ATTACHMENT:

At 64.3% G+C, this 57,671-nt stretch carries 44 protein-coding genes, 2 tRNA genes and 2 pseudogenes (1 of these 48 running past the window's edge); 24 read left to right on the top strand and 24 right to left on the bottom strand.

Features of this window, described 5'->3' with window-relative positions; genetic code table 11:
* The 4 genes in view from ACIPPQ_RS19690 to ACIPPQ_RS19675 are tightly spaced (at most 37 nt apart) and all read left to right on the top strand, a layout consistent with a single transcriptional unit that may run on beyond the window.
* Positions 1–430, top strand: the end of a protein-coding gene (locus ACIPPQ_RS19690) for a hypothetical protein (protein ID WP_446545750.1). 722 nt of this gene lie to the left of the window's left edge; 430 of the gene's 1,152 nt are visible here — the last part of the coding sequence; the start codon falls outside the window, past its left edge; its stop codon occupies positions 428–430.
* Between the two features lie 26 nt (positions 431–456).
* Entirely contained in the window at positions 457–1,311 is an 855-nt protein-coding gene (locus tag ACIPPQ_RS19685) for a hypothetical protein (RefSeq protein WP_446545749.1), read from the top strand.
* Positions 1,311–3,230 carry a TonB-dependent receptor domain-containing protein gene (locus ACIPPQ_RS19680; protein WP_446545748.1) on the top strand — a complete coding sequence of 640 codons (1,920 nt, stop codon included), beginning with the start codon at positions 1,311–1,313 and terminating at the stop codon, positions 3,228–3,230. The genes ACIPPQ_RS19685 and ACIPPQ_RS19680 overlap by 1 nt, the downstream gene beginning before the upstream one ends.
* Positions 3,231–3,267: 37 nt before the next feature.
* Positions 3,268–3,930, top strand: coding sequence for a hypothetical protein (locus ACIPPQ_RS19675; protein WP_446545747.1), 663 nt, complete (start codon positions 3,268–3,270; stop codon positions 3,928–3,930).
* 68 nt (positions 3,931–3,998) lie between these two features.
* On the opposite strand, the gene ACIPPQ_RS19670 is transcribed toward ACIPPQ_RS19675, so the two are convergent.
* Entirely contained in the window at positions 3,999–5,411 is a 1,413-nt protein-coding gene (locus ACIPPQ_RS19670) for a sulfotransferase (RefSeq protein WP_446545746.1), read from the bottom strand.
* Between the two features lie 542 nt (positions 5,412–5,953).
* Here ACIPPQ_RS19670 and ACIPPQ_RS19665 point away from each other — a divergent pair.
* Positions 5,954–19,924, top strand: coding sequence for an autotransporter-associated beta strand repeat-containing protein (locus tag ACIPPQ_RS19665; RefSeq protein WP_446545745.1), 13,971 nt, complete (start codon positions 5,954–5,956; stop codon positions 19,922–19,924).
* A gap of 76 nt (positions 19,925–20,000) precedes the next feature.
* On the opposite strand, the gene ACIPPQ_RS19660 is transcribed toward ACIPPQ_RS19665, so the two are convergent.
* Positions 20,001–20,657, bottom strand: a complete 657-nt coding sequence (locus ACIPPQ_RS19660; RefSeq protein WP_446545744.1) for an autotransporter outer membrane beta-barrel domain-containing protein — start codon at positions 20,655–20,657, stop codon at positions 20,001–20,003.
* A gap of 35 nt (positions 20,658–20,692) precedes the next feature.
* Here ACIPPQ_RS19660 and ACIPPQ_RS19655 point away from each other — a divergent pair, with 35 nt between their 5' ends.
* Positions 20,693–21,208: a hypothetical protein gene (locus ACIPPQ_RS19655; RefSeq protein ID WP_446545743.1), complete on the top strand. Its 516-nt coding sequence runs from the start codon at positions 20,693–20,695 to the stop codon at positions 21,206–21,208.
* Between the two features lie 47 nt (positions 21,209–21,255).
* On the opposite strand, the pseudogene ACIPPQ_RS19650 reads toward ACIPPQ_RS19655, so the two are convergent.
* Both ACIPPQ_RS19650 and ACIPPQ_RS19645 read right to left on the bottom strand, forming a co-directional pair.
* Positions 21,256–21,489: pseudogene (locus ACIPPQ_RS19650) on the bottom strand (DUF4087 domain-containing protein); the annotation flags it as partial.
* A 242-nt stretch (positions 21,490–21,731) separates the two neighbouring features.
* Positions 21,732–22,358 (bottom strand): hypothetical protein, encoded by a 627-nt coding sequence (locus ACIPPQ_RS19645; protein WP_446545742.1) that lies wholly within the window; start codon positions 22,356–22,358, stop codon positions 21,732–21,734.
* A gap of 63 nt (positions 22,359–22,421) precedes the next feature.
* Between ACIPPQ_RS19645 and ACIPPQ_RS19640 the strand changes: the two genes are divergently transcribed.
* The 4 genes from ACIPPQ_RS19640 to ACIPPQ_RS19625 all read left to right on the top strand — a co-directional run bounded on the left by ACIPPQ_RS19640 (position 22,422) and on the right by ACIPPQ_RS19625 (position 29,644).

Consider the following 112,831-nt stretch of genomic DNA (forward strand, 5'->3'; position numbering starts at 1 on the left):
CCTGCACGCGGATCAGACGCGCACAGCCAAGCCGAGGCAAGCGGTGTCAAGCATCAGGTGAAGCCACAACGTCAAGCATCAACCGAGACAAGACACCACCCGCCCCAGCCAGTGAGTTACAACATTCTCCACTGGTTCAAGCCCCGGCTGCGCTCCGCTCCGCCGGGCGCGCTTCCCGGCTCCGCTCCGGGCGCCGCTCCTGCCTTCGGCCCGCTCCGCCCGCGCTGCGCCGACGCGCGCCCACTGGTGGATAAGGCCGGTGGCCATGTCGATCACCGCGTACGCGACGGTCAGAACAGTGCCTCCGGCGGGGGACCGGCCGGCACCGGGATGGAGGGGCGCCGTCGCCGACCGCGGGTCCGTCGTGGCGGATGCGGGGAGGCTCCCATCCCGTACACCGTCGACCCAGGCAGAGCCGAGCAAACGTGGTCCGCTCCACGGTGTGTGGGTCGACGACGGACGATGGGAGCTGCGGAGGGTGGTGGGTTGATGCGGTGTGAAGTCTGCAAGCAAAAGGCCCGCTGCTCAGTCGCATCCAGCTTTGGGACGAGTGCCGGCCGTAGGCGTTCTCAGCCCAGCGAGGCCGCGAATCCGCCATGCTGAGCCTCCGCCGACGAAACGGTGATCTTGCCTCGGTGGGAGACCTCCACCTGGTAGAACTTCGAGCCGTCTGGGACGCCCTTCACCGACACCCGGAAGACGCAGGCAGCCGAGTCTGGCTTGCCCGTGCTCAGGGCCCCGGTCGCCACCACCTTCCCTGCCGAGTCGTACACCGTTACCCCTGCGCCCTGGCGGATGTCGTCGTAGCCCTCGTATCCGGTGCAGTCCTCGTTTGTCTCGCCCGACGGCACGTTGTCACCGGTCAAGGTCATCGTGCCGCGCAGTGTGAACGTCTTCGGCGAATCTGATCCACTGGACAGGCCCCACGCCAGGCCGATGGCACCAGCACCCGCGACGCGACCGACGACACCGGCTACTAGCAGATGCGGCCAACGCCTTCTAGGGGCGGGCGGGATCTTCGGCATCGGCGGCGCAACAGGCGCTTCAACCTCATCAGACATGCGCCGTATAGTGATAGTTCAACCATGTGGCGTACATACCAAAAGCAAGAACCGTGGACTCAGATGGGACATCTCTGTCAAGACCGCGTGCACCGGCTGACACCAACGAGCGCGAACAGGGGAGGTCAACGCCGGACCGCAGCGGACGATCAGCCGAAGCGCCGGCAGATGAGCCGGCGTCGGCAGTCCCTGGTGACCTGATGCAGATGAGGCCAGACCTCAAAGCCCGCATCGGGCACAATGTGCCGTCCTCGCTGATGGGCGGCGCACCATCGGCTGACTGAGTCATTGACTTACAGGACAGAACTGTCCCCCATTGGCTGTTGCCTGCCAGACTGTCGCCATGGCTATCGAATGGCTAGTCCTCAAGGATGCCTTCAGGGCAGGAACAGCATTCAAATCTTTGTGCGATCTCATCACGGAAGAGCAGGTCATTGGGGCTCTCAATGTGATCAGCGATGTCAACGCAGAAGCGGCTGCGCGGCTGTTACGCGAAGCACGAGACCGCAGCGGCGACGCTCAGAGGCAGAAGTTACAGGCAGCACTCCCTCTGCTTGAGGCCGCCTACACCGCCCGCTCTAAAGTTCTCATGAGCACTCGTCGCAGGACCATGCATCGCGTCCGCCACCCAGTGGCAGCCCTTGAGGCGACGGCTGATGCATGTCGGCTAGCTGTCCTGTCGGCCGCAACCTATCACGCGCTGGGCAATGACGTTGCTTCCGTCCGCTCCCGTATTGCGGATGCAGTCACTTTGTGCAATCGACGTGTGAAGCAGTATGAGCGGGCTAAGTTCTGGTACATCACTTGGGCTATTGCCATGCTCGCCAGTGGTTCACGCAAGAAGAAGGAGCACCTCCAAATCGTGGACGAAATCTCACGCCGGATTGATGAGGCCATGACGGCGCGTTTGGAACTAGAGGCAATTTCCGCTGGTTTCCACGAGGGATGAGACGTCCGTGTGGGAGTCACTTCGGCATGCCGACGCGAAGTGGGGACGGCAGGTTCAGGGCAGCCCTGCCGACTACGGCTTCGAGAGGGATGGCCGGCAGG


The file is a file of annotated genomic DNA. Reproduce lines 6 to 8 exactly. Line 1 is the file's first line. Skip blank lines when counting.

* Entirely contained in the window at positions 457–1,311 is an 855-nt protein-coding gene (locus tag ACIPPQ_RS19685) for a hypothetical protein (RefSeq protein WP_446545749.1), read from the top strand.
* Positions 1,311–3,230 carry a TonB-dependent receptor domain-containing protein gene (locus ACIPPQ_RS19680; protein WP_446545748.1) on the top strand — a complete coding sequence of 640 codons (1,920 nt, stop codon included), beginning with the start codon at positions 1,311–1,313 and terminating at the stop codon, positions 3,228–3,230. The genes ACIPPQ_RS19685 and ACIPPQ_RS19680 overlap by 1 nt, the downstream gene beginning before the upstream one ends.
* Positions 3,231–3,267: 37 nt before the next feature.